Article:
It’s been a doozy of a year for the Wilton School District with regard to standardized testing, but now that the district has gotten through its first round of administering the new MAP test–and has received results–we asked assistant superintendent Dr. Chuck Smith to explain what the scores mean.

Given the worry caused earlier in the fall of Wilton’s lower-than-expected SBAC results, many residents were hoping that the MAP test results might indicate the earlier test was more of a fluke.

“There is a correlation between MAP and SBAC, they have done predictive studies. Does this confirm our SBAC results? To a certain extent it does, although the results on the MAP are a bit better than our scores on the SBAC,” Smith says.

However, he doesn’t want parents to rush to judgement and to understand that the MAP results are really just one single data point.

“When we get the second data point, we can start to track growth of individual students and groups of students. We’ll be able to know whether we’re on track for the end of year when the SBAC is given. Right now it’s the beginning of the school year, so you wouldn’t expect the kids to be meeting the SBAC standard yet. But it’s hard to tell right now with just one data point. When we do the winter testing, we’ll be able to track how much growth kids are making from fall to winter, and then we can start looking at what we expect for the spring,” Smith says.

Reiterating that the scores were only a single data point, Smith said that there were some highlights.

“We were very pleased that the distribution is very skewed to the high average-to-high range, particularly in grades kindergarten through second. We haven’t had much standardized testing data on Miller-Driscoll students, but now we have them and in second grade, 86-percent of our kids are falling in the high average-to-high range, which is excellent,” he says.

In fact, this performance of Wilton’s youngest learners was the area that surprised Smith the most.

“We’ve been doing a lot of work at the school with the implementation of the math and reading program, and it’s obviously paying off because the kids are doing very, very well. The challenge for us is to make sure that we maintain those high scores as the kids move to the upper levels.”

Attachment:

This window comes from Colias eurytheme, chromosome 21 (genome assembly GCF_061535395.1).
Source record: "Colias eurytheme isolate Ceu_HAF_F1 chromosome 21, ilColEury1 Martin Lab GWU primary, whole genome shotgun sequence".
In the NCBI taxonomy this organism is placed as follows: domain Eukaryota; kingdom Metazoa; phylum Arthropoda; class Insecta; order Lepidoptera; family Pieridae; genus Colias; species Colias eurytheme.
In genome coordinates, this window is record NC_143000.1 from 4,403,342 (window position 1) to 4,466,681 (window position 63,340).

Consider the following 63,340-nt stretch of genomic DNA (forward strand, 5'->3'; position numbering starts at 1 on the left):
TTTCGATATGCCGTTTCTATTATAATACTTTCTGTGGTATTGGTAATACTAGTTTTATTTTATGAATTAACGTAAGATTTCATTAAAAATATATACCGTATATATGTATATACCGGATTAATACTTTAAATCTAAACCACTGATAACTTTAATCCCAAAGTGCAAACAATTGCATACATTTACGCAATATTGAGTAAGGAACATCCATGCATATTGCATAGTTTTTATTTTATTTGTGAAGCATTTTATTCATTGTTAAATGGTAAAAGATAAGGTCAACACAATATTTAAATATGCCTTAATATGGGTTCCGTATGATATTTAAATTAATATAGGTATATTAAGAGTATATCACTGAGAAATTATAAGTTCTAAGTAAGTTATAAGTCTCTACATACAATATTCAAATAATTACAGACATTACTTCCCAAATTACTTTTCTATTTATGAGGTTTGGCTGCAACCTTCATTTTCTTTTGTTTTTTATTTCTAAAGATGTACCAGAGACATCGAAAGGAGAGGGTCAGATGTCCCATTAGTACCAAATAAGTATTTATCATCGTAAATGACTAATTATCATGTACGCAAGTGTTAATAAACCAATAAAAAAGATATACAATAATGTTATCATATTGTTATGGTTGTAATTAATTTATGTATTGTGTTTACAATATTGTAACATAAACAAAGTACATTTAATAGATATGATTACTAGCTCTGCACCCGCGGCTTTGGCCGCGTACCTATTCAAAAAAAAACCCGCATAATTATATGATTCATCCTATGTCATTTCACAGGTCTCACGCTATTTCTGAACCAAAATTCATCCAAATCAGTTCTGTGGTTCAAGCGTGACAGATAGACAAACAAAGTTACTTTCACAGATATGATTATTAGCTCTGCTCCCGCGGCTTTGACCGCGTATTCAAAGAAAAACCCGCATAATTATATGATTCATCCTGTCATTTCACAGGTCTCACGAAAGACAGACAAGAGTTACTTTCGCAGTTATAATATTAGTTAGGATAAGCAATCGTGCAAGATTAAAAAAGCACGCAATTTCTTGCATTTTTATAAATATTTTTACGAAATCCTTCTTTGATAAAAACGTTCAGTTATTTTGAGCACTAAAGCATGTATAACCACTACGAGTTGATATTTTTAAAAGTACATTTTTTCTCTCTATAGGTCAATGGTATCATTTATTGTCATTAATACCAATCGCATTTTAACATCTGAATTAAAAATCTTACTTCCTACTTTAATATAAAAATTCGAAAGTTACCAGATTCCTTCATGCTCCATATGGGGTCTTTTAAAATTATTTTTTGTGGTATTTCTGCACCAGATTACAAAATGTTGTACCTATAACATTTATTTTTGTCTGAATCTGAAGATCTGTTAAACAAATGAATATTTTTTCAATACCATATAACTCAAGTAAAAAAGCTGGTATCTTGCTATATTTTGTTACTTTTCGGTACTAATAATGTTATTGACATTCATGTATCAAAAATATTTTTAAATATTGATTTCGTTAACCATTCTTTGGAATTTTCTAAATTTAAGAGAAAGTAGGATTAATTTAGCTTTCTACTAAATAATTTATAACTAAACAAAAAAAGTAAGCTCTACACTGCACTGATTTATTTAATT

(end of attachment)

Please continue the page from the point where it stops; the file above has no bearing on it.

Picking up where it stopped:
“The teachers get fairly detailed information on how the students did on various strands in each of the areas in math and reading. There actually is a tool called the learning continuum. Given the student’s score, teachers can look at what needs to be reinforced, what needs to be introduced, and what can be refined a little bit. They got a lot of rich information on how to take those results and help move the kids forward.”

As it’s still a new measuring mechanism for the school, Smith said that instruction is still ongoing for the staff. “We just finished the training on that with the instructional coaches yesterday, so they’ll be working with the teachers over the next several months and will share that learning with them, to help them look at the data. For instance, cross-referencing the opportunities the kids are presenting with the units of instruction. So they’ll be able to say, ‘We have this group that’s very strong in this area, and this other group has these opportunities for learning, how can I tweak the instruction to address that.’”

The learning curve is steep for parents as well, as emails were just sent home within the last week or two with individual students’ scores. Smith said it’s important to remember that this was just the first administration of the test.

“We have to be cautious of interpreting the results of a single administration of the test. The good thing about this test is that we’re going to be administering it three times a year, every year, and we’ll be able to see growth data for students over time. It’s really that growth data that’s most important. But for right now, we do have information on where the students are right now, and it’s an opportunity to have conversations, as teachers and administrators, about what do we see with this particular child, what are some opportunities we have for refining their instructional program, and it gives parents the opportunity to share their aspirations and concerns with teachers and administrators. It’s an opportunity to have conversations. And in the future, when you have more data, you’ll be able to see more reliable trends on how students are doing and how they’re growing.”

While the results showed such a high percentage of students falling at the higher end of the learning spectrum, Smith said there is a small percentage of students who fall in the low average-to-low range. “We need to make sure that those students are receiving interventions from specialists. I’m hoping that most of these kids are already getting interventions but if they’re not we’ll be contacting parents that they’re okay with us providing those extra supports to students.”

The efforts for those students go hand-in-hand with the recommendations being made by DMC, the consultant working with the Wilton on strengthening the district’s special education practices.

“This is solving multiple purposes, as DMC is recommending that anybody who falls below a certain score be automatically placed in intervention. We’re in the process of doing that now.”

However, Smith says that he was surprised by how few students fell in that lower range. “I was expecting more students to be falling in the low average-to-low range. At certain grade levels [the numbers of students] are higher–like at 6th and 7th grade–but otherwise I was pleasantly surprised that there weren’t more.”

MAP TEST READING District RIT Summary fall map tests- Fall2015 MathematicsandReading
MAP TEST MATH District RIT Summary fall map tests- Fall2015 MathematicsandReading